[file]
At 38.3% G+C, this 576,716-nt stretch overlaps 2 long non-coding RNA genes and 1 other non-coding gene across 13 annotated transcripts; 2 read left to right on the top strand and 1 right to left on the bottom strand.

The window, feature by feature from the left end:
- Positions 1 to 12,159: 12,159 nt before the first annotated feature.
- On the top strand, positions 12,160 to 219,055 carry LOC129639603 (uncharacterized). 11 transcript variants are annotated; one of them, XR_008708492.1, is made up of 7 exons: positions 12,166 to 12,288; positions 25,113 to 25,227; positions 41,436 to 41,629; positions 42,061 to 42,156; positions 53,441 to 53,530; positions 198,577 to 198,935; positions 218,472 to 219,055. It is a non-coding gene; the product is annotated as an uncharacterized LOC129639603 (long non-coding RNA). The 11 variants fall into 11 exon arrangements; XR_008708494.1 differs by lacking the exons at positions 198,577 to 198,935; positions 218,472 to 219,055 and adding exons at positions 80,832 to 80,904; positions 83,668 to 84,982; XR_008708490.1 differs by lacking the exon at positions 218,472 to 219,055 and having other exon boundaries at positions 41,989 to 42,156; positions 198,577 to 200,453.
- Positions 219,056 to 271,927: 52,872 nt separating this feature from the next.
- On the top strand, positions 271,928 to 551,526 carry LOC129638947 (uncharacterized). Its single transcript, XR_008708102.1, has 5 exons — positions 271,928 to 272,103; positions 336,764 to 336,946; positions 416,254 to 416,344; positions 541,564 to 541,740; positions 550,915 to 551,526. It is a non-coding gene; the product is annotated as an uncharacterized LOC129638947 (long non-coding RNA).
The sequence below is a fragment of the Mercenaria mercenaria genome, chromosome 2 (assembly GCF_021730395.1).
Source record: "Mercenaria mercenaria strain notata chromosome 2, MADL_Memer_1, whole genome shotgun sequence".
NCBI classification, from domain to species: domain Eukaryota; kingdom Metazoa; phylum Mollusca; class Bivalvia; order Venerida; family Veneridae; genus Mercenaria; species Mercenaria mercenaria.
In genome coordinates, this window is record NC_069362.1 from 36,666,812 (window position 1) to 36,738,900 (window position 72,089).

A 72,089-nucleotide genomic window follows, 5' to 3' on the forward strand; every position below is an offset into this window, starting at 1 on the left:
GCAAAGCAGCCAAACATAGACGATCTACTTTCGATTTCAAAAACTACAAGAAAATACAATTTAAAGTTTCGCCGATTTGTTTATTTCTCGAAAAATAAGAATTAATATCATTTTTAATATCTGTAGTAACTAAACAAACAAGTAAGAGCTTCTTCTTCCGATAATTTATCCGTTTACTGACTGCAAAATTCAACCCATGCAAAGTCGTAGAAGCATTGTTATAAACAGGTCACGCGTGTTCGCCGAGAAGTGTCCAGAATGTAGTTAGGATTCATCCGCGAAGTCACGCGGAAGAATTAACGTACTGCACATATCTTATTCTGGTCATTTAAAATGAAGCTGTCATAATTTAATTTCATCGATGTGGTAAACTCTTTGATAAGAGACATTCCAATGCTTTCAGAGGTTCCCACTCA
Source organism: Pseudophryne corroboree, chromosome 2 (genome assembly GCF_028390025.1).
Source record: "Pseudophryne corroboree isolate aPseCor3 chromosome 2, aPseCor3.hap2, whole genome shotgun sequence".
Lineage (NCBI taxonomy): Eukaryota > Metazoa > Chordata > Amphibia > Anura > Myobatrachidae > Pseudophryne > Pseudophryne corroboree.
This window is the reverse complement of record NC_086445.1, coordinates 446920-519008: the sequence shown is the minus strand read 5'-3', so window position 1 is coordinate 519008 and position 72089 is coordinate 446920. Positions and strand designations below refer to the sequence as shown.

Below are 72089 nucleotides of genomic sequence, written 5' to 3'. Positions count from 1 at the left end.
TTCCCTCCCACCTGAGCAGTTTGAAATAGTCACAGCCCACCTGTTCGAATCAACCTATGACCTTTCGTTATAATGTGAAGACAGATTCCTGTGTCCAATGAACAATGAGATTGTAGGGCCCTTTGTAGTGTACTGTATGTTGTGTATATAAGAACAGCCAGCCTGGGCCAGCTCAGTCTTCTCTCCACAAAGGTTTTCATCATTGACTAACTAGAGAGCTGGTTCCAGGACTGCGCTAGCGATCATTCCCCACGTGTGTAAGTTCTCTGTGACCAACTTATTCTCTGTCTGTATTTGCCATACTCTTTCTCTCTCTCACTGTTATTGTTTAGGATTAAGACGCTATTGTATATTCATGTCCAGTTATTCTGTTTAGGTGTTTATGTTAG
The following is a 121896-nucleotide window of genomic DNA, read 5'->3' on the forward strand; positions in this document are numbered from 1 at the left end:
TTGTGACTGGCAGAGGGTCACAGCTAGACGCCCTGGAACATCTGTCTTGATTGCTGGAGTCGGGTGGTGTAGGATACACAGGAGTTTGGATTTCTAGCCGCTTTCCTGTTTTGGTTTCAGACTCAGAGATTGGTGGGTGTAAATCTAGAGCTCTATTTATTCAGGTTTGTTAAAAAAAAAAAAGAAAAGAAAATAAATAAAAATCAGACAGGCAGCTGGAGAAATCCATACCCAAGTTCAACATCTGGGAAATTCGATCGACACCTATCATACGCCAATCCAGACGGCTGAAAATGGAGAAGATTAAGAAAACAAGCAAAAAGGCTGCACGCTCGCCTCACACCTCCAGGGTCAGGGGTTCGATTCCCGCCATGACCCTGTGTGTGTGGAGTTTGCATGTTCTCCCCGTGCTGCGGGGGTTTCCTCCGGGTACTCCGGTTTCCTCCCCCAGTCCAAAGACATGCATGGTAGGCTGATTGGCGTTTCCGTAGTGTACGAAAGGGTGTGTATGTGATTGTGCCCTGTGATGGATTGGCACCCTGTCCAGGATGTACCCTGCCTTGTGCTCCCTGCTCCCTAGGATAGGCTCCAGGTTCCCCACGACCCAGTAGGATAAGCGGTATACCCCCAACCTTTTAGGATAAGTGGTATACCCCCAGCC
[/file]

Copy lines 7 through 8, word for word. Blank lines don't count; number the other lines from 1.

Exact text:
The sequence below is a fragment of the Mercenaria mercenaria genome, chromosome 2 (assembly GCF_021730395.1).
Source record: "Mercenaria mercenaria strain notata chromosome 2, MADL_Memer_1, whole genome shotgun sequence".